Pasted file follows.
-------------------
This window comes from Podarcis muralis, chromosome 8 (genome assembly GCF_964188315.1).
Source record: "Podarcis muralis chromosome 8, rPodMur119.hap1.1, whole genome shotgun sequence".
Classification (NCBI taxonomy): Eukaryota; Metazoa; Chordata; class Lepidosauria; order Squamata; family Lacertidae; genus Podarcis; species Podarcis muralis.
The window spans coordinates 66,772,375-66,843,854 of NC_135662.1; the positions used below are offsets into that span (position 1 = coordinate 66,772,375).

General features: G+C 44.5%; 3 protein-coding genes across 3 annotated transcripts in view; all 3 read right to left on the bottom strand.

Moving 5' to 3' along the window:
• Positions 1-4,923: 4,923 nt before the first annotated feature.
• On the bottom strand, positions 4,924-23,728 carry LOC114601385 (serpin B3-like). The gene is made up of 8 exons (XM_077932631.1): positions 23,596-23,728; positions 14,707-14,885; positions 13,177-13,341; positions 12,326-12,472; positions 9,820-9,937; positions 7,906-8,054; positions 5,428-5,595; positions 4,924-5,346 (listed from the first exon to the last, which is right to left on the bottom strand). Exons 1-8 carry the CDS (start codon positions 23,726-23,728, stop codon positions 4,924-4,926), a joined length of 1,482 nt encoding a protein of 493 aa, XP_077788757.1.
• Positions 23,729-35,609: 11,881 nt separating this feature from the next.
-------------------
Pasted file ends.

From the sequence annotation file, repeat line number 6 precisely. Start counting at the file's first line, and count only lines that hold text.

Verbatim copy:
Moving 5' to 3' along the window: